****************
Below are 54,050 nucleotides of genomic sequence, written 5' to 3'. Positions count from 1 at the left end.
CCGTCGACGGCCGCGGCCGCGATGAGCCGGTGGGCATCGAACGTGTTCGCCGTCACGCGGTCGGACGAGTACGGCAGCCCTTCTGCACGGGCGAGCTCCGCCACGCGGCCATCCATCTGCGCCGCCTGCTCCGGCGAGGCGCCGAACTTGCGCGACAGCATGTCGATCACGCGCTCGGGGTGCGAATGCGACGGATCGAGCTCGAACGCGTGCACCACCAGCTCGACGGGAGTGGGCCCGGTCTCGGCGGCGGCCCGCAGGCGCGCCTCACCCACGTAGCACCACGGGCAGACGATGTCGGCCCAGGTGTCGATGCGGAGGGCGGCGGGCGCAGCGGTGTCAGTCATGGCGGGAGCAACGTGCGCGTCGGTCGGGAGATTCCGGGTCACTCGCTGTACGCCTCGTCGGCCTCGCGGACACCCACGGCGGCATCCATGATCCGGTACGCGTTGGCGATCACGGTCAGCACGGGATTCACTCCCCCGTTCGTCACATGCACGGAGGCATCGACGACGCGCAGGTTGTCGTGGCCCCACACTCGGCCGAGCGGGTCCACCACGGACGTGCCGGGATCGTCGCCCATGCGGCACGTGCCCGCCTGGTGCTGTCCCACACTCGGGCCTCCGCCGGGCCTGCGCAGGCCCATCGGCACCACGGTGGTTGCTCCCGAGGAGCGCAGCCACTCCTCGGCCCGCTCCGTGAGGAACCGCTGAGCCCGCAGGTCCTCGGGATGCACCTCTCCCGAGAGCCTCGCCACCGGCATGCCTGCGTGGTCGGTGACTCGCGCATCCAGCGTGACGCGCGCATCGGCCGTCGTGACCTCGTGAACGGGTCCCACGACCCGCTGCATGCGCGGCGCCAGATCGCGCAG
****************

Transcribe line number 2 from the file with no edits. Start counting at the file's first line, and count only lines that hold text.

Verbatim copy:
CCGTCGACGGCCGCGGCCGCGATGAGCCGGTGGGCATCGAACGTGTTCGCCGTCACGCGGTCGGACGAGTACGGCAGCCCTTCTGCACGGGCGAGCTCCGCCACGCGGCCATCCATCTGCGCCGCCTGCTCCGGCGAGGCGCCGAACTTGCGCGACAGCATGTCGATCACGCGCTCGGGGTGCGAATGCGACGGATCGAGCTCGAACGCGTGCACCACCAGCTCGACGGGAGTGGGCCCGGTCTCGGCGGCGGCCCGCAGGCGCGCCTCACCCACGTAGCACCACGGGCAGACGATGTCGGCCCAGGTGTCGATGCGGAGGGCGGCGGGCGCAGCGGTGTCAGTCATGGCGGGAGCAACGTGCGCGTCGGTCGGGAGATTCCGGGTCACTCGCTGTACGCCTCGTCGGCCTCGCGGACACCCACGGCGGCATCCATGATCCGGTACGCGTTGGCGATCACGGTCAGCACGGGATTCACTCCCCCGTTCGTCACATGCACGGAGGCATCGACGACGCGCAGGTTGTCGTGGCCCCACACTCGGCCGAGCGGGTCCACCACGGACGTGCCGGGATCGTCGCCCATGCGGCACGTGCCCGCCTGGTGCTGTCCCACACTCGGGCCTCCGCCGGGCCTGCGCAGGCCCATCGGCACCACGGTGGTTGCTCCCGAGGAGCGCAGCCACTCCTCGGCCCGCTCCGTGAGGAACCGCTGAGCCCGCAGGTCCTCGGGATGCACCTCTCCCGAGAGCCTCGCCACCGGCATGCCTGCGTGGTCGGTGACTCGCGCATCCAGCGTGACGCGCGCATCGGCCGTCGTGACCTCGTGAACGGGTCCCACGACCCGCTGCATGCGCGGCGCCAGATCGCGCAG